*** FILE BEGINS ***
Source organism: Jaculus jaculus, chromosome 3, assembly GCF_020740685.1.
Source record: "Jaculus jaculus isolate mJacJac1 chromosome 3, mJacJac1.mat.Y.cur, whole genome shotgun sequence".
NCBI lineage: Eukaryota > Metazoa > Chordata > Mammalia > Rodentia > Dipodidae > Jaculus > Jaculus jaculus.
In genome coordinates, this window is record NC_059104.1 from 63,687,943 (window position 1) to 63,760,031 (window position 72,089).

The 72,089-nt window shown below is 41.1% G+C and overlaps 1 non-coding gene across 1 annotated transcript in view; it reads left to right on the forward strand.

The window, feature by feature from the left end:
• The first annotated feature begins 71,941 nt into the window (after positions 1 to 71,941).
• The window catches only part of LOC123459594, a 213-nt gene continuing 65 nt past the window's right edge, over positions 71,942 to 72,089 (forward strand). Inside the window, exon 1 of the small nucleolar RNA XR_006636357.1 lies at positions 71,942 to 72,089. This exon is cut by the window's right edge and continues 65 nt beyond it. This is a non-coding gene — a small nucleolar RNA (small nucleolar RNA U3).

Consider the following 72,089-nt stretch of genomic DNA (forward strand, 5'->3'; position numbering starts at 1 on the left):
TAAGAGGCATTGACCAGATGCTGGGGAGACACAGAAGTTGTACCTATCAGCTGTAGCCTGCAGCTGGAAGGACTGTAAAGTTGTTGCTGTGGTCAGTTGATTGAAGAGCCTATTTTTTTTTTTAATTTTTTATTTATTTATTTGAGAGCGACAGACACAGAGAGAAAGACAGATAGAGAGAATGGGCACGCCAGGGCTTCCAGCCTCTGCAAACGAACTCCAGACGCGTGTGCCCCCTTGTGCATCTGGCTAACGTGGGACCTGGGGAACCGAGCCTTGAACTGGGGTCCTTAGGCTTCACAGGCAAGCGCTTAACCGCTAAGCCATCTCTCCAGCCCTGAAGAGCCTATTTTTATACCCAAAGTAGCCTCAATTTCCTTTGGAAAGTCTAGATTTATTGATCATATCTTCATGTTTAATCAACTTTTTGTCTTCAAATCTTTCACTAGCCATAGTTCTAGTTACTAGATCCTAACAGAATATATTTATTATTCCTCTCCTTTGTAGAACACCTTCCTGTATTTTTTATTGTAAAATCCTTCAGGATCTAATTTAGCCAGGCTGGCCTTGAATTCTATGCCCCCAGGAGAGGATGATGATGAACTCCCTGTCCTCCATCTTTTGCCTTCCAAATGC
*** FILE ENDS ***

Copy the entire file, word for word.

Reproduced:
Source organism: Jaculus jaculus, chromosome 3, assembly GCF_020740685.1.
Source record: "Jaculus jaculus isolate mJacJac1 chromosome 3, mJacJac1.mat.Y.cur, whole genome shotgun sequence".
NCBI lineage: Eukaryota > Metazoa > Chordata > Mammalia > Rodentia > Dipodidae > Jaculus > Jaculus jaculus.
In genome coordinates, this window is record NC_059104.1 from 63,687,943 (window position 1) to 63,760,031 (window position 72,089).

The 72,089-nt window shown below is 41.1% G+C and overlaps 1 non-coding gene across 1 annotated transcript in view; it reads left to right on the forward strand.

The window, feature by feature from the left end:
• The first annotated feature begins 71,941 nt into the window (after positions 1 to 71,941).
• The window catches only part of LOC123459594, a 213-nt gene continuing 65 nt past the window's right edge, over positions 71,942 to 72,089 (forward strand). Inside the window, exon 1 of the small nucleolar RNA XR_006636357.1 lies at positions 71,942 to 72,089. This exon is cut by the window's right edge and continues 65 nt beyond it. This is a non-coding gene — a small nucleolar RNA (small nucleolar RNA U3).

Consider the following 72,089-nt stretch of genomic DNA (forward strand, 5'->3'; position numbering starts at 1 on the left):
TAAGAGGCATTGACCAGATGCTGGGGAGACACAGAAGTTGTACCTATCAGCTGTAGCCTGCAGCTGGAAGGACTGTAAAGTTGTTGCTGTGGTCAGTTGATTGAAGAGCCTATTTTTTTTTTTAATTTTTTATTTATTTATTTGAGAGCGACAGACACAGAGAGAAAGACAGATAGAGAGAATGGGCACGCCAGGGCTTCCAGCCTCTGCAAACGAACTCCAGACGCGTGTGCCCCCTTGTGCATCTGGCTAACGTGGGACCTGGGGAACCGAGCCTTGAACTGGGGTCCTTAGGCTTCACAGGCAAGCGCTTAACCGCTAAGCCATCTCTCCAGCCCTGAAGAGCCTATTTTTATACCCAAAGTAGCCTCAATTTCCTTTGGAAAGTCTAGATTTATTGATCATATCTTCATGTTTAATCAACTTTTTGTCTTCAAATCTTTCACTAGCCATAGTTCTAGTTACTAGATCCTAACAGAATATATTTATTATTCCTCTCCTTTGTAGAACACCTTCCTGTATTTTTTATTGTAAAATCCTTCAGGATCTAATTTAGCCAGGCTGGCCTTGAATTCTATGCCCCCAGGAGAGGATGATGATGAACTCCCTGTCCTCCATCTTTTGCCTTCCAAATGC